When Japan opened its door to the world during the Meiji restoration, the government made a significant investment to modernize engineering education. Since then Japan has emerged to become one of the forerunners in various engineering fields. Engineering education at Hokkaido University started in 1876 with a clear objective namely to develop human resources who could take a lead in the development of the newly reclaimed island of Hokkaido. At present it is tasked with a new objective, to ensure that engineering students are educated in the way that prepares them to meet challenges brought about by globalization.
What is the best way to share advanced knowledge in engineering that Japan has with other countries when most of its publications is in Japanese? What is the best way to introduce diversity to the university so that Japanese students can experience differences in cultures, languages and learning environment? What is the best way to make our engineering education accessible to all? The answer is to introduce a program with English, a widely used language, as a medium of instruction. That was the concept b_ehind the founding of the e3 program in 2000. Since then e3 has been bringing in English speaking students with diverse educational and cultural backgrounds from around the world, a sharp departure from the past when international student population consisted largely of Japanese speaking students from East Asia.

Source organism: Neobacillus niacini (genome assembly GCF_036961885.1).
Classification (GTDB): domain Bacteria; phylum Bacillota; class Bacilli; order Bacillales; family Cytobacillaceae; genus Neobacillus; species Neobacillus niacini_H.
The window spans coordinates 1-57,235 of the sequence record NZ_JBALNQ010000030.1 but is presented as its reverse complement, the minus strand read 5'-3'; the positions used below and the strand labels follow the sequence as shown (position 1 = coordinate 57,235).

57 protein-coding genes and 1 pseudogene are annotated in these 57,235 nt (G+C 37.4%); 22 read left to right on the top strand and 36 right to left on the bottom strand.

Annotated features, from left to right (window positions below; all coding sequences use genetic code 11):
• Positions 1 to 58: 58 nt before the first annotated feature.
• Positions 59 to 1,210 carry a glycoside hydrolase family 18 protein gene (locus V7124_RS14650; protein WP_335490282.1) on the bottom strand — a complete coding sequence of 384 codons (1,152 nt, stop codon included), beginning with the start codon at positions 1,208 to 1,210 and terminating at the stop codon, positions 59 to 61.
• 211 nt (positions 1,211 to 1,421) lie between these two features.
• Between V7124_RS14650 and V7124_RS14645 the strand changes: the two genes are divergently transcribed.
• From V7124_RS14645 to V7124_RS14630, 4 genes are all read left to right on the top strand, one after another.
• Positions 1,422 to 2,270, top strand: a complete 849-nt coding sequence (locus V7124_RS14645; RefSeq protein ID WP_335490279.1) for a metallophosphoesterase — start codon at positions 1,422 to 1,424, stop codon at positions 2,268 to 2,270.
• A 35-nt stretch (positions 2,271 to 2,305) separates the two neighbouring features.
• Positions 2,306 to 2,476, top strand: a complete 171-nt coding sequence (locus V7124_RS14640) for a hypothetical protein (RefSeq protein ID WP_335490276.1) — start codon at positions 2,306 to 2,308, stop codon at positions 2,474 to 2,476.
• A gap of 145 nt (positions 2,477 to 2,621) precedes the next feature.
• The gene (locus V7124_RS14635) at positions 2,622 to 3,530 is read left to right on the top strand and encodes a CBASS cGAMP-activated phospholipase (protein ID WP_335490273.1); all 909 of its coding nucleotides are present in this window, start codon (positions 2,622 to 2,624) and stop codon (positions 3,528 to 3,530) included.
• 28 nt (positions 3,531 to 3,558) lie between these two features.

Courses at our School of Engineering are given in Japanese and in English. At present about 150 courses are available in English.